Tuesday, May 24, 2011

Just Don't Mess Up The Song...

Question: Why do some people become Christ followers, and why do some people reject Christ? Why do some people "take to God" and faith, and religion, and why are some people repulsed by it?

The year before I went to college, and the summer after I graduated from High School, I got a job as a piano bar player in a drinking house in Kolding, Denmark. I know that sounds like the introduction of a long winded joke, but it's true. So, my job was to play piano songs in a bar in Denmark. They loved that I was an American, and they loved that I could play the piano (sort of), and croon through any number of their favorite American piano ballads. That summer I played "Piano Man" by Billy Joel, I don't know how many times. I played "American Pie" by Don Mcurdie (sp?) more times than I can count. I played Elton John's "Candle in the Wind" and Jerry Lee Luis's "Great Balls of Fire." Those songs payed for my foreign exchange year in Denmark and they marked the favorite moments of my youth - like a series of parentheses in the long sentences of my upbringing.

One night a woman slinked up to the piano where I was playing, and she murmured, in broken English/Danish, "Young man...can you please play the song...'I've Been Walkin in Memphis' by Marc Cohen?" "Sure I can," I said, as I scooted myself further into the bench and that piano piece, like a winter coat being slipped into by an old man. "No," she said "I don't want you to just play that song, I need it to be played perfectly. I need you to play it without mistakes. I just love that song. If you are going to play my favorite song, I need you to play it like it was meant to be played. Just don't mess up the song!!!" After she said this, I wasn't so sure that I could play the song, at least not the way it was meant to be played. Now I was becoming a little more nervous. "I suppose I can play it that well." "No," she said, plaintively, "It can't just be a song that you play well - it has to be perfect! It has to be just like the song that I can hear in my head." In the end, I decided not to play the woman's song, which was just as well, since she didn't tip me that well anyway.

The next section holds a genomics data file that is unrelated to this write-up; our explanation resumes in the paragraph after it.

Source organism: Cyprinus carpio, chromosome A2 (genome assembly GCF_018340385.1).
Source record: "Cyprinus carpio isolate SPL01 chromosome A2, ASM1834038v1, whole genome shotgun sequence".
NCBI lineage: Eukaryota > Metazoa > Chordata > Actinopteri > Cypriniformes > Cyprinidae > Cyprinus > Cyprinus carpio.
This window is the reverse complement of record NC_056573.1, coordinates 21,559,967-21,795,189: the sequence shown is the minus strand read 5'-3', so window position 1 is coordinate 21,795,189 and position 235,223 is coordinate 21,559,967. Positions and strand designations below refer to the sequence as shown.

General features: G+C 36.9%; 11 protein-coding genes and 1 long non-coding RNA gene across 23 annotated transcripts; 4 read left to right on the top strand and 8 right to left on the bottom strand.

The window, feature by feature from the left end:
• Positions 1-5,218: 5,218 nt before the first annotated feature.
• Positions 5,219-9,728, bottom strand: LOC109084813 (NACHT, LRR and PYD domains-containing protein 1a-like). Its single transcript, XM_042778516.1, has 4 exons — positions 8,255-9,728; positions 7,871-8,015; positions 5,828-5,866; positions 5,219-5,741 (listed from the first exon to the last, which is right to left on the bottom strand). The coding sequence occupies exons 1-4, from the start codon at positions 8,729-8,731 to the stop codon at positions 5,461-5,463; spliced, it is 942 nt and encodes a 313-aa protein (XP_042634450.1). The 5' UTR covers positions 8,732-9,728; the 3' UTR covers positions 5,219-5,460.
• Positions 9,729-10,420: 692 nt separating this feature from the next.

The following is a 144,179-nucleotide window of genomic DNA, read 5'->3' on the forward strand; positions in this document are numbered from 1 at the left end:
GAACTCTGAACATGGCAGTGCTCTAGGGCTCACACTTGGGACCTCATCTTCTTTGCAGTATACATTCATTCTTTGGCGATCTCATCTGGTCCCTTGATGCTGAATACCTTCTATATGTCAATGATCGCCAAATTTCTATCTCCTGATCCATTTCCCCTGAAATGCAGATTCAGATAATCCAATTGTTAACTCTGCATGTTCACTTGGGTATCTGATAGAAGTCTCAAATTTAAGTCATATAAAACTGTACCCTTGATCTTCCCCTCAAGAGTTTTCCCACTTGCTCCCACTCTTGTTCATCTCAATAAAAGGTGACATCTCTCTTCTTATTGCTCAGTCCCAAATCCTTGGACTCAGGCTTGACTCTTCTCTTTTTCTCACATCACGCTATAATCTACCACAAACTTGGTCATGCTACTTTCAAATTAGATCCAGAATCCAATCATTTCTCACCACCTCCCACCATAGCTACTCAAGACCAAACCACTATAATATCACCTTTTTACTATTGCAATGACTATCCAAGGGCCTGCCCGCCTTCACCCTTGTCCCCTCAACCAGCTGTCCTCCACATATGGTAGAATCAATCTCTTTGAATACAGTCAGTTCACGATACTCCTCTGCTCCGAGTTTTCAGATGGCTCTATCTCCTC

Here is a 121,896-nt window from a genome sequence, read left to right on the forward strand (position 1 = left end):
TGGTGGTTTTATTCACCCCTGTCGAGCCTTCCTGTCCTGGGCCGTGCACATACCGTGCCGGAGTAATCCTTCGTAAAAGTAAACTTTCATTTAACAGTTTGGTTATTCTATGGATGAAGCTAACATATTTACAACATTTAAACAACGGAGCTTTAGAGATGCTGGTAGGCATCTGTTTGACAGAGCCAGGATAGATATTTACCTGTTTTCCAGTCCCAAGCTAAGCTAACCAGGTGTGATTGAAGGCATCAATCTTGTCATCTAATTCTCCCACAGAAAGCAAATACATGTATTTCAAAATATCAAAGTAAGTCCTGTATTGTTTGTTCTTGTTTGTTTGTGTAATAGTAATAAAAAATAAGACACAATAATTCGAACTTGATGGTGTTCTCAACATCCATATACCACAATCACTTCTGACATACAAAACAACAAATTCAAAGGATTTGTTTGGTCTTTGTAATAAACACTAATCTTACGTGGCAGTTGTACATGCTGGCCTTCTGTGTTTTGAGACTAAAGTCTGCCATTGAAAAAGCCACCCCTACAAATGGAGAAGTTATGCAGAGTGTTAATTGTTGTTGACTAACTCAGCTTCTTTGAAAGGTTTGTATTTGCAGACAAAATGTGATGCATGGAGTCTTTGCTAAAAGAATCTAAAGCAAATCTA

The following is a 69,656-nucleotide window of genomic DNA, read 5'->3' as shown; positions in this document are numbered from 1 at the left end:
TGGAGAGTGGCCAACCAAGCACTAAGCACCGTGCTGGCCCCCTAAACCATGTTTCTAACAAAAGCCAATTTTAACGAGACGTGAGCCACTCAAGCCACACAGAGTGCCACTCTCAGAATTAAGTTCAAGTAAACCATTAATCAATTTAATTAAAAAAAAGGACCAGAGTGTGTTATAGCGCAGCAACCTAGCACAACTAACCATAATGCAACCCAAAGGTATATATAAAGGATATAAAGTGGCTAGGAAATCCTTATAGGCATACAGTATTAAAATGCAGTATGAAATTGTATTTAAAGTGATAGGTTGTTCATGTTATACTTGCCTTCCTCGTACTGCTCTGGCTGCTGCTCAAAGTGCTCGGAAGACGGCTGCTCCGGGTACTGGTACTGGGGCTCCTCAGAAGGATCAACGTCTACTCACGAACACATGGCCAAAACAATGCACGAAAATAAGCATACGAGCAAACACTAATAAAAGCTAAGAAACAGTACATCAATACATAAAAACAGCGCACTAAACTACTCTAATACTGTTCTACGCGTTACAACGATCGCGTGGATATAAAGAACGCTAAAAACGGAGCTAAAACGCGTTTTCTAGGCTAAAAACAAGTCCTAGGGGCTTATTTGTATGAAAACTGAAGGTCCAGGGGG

I have been thinking about that moment at the piano bar in Denmark, and how it relates to the acceptance of faith or the rejection of it. I have been pondering how that moment reminds me of why some people want "something" to do with religion, and why others want nothing to do with it at all.

Here is my theory: All of us have a song in our heads about God. It is a song about how we want God to be presented to us. All of us have a tune in our hearts about how we want to be loved by Jesus, or how we want to understand the depth of understanding about the grace of God, or about how perfect God is. All of us have it. The apostle Paul would call that the, "law written on our hearts." And, like that woman who met me in the Danish bar, all of us, like that woman in Denmark, approach our churches, our pastors, our teachers, our instructors of the Bible, and we want them to play the song that perfectly. We already know the song in our hearts. We sing it to ourselves when we are thinking about higher things - and we want it to be played perfectly. And, like that woman, we would rather not have the song played at all than to have it played poorly. We would, literally, rather not hear music that to hear bad music.

Many people in life have heard the music of God played badly. They have been to church when their heart was aching, and they heard a pastor prattle on about the judgment of God. They have understood the depth of logic of God intuitively and have then heard a teacher offer a pithy platitude like, "Just believe," and they have winced. They have wanted to hear a clear song about the justice of God, and they have instead heard a poorly composed, cacophonically orchestrated tune about the legalism of God. And so, like that woman, they have slipped away from the piano, with their song unsung and un-played. They would rather not have the song played at all than to have it played badly. Just don't mess up the song.

So, that's my theory about why some people don't go to church, or they think they don't like God, or they reject faith, or they don't have time for "organized religion." When they needed to have the song played perfectly, at a particular moment in their lives - a moment of pain and of loss, someone, unwittingly, "messed up the song."

All for Now,

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